This is a link to that cam at CompCams' website. They recommend 2000+ stall converter. There is also a link on that page to contact CompCams to get suggestions for a cam that fits your application(s)/desires.


For those that would like to know the specs of the cam, here's a link to that cam at Jeg's website.

http://www.jegs.com/i/Comp+Cams/249/K12-600-4/10002/-1  
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zman123
Everything in my driveway’s a Chevy
Posts: 537
Joined: 06/08
Posted: 04/05/13 07:24 PM

That's an awful big cam for a basically stock engine, if the heads are stock they are not the best, late 70's heads had 75cc combustion chambers and pretty low compression. If comp recommends a 2000+ RPM converter and you don't go to one you won't like it much. Just my humble opinion, If it were me, I'd make a plan and decide how you want to get there. Maybe get an engine from a junk yard and build it the way you want as you can afford it, the guys on this forum will help. There is a lot of knowlege here. Be patient and do it the right way the first time. good luck with yourr project.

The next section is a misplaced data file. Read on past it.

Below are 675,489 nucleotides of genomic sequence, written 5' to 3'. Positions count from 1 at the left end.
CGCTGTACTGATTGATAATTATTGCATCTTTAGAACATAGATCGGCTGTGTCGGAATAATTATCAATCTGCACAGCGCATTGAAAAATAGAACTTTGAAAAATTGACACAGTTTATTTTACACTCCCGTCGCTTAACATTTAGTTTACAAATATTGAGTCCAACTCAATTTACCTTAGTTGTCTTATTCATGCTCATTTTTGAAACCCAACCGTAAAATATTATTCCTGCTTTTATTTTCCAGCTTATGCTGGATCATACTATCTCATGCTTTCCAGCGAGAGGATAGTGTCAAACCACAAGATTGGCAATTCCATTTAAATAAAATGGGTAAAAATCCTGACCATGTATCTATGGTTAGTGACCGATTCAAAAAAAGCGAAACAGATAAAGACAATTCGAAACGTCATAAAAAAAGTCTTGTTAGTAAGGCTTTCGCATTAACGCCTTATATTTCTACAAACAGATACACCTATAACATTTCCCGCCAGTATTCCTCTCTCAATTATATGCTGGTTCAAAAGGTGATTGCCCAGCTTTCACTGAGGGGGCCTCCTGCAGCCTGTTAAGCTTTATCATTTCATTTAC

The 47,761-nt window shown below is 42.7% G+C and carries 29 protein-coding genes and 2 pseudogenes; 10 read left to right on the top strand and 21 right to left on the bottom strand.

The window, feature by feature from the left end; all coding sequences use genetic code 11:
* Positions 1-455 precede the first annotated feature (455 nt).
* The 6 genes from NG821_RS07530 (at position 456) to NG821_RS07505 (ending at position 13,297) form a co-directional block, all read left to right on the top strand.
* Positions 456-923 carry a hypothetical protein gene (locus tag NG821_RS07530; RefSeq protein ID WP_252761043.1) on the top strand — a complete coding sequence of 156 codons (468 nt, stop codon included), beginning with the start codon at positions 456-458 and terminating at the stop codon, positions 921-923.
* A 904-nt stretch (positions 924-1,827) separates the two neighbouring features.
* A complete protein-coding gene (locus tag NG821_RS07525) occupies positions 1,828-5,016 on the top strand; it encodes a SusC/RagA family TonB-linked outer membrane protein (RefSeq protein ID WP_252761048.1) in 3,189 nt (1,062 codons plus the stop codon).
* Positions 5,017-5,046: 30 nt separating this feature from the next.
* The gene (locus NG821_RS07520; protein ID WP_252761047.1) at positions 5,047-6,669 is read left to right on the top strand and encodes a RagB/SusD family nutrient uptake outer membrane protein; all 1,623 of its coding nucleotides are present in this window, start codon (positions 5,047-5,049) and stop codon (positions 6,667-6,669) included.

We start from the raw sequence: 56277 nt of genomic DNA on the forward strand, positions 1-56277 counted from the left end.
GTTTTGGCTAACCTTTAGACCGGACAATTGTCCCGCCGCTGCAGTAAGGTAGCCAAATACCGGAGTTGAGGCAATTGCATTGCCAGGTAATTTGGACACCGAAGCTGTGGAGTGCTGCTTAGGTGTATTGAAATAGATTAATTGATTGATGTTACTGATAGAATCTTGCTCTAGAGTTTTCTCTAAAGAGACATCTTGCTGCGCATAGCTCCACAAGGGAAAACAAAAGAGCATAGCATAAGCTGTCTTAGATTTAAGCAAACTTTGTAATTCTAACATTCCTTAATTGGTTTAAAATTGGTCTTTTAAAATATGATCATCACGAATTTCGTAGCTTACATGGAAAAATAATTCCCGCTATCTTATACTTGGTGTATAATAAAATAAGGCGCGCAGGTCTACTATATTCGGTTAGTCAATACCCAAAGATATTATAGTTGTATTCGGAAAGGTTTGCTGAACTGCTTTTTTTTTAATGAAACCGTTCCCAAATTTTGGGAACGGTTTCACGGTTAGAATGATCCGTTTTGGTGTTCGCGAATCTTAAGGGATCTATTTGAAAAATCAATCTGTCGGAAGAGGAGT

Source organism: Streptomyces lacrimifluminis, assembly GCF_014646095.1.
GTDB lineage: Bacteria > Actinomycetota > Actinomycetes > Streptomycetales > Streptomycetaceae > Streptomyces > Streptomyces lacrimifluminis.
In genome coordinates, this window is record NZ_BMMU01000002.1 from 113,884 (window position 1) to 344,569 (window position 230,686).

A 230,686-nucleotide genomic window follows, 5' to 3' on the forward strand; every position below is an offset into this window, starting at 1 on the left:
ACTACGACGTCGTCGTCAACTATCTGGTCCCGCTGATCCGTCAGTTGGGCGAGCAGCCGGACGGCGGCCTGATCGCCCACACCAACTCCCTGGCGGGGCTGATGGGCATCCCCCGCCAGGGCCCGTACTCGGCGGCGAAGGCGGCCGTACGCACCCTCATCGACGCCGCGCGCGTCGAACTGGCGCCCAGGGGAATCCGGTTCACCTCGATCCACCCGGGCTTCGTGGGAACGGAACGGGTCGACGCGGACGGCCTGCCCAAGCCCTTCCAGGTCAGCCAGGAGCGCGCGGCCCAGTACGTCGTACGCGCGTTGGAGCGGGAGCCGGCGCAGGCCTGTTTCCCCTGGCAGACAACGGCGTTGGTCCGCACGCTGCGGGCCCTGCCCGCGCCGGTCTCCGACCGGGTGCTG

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chevytruckman1987
I love my Chevy Chevette!
Posts: 5
Joined: 04/13
Posted: 04/05/13 08:29 PM

Thanks zman123 I'm going to need all the luck I can get! Lol I have to pull the engine anyway so I guess I could go ahead and put in a stall converter. 68scott385 The truck has a TH350 W/O Lock up converter. I'm not sure on the mileage of the engine. The original engine that came with the truck was a diesel 350 and someone swapped it out for this engine. Maybe I should just get a new block and do a complete engine build. It just stinks because I really would like to get it finished so I can use it this summer. It's been sitting in my driveway for 2 years now every day I come home from work dreaming of the day she's on the road. And if I do a complete engine build it is going to take me a a year or two to get enough money to do it.  

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zman123
Everything in my driveway’s a Chevy
Posts: 537
Joined: 06/08
Posted: 04/06/13 07:51 AM